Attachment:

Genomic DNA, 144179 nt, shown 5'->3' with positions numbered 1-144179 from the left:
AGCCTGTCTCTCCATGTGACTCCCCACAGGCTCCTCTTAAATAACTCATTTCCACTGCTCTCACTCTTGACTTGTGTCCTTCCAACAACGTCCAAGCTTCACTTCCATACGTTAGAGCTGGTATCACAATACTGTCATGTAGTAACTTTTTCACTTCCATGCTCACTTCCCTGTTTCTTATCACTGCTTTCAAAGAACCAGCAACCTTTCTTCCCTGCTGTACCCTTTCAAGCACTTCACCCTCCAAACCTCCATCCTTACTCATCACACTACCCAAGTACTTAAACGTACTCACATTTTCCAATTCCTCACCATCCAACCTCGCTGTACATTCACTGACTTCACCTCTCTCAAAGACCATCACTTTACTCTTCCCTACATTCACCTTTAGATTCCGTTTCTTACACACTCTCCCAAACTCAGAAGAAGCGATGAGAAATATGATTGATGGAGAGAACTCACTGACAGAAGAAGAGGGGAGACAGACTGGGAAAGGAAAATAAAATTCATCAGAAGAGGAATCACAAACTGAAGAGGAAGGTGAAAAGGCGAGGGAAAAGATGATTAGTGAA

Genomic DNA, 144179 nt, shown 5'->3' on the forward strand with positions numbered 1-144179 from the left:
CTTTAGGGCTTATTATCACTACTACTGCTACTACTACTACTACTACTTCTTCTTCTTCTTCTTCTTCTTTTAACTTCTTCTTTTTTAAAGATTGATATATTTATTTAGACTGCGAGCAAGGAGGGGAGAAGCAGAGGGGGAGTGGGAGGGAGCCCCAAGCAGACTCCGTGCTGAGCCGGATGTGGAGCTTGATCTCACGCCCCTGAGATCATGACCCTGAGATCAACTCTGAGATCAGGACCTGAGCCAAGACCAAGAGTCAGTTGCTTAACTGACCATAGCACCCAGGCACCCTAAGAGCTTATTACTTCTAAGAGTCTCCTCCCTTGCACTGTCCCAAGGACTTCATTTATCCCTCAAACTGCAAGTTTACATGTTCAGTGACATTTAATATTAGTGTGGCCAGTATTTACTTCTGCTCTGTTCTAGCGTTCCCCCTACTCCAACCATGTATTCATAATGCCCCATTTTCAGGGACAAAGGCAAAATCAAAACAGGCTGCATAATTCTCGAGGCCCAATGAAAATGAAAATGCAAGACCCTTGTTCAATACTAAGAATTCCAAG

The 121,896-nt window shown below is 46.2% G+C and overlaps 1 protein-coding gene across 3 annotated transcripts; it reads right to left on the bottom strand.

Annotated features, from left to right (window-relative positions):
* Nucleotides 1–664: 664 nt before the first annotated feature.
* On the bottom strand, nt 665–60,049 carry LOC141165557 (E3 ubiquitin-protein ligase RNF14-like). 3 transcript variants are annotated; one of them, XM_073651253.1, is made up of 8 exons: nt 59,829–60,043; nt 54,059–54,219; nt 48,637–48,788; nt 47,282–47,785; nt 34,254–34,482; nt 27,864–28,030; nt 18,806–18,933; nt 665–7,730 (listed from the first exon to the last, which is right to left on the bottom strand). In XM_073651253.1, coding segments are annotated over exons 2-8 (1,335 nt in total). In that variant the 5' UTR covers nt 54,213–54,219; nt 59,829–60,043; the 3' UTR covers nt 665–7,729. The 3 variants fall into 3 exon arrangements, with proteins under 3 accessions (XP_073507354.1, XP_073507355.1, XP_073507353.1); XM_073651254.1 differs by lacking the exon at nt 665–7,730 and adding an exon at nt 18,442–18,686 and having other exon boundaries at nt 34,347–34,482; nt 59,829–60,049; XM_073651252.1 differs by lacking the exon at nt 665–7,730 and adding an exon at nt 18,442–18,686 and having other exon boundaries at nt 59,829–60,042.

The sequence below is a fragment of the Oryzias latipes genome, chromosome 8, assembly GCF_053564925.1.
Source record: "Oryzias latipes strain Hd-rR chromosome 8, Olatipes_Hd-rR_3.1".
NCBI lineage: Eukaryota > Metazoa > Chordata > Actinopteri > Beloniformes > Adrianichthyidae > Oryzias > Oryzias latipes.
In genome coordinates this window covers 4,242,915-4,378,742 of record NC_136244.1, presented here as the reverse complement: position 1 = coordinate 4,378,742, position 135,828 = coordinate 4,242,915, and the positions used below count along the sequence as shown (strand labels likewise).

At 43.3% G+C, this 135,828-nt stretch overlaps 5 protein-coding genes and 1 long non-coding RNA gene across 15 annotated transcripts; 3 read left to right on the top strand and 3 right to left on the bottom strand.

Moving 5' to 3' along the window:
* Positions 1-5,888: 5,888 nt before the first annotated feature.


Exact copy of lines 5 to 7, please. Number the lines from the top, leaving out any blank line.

The 121,896-nt window shown below is 46.2% G+C and overlaps 1 protein-coding gene across 3 annotated transcripts; it reads right to left on the bottom strand.

Annotated features, from left to right (window-relative positions):
* Nucleotides 1–664: 664 nt before the first annotated feature.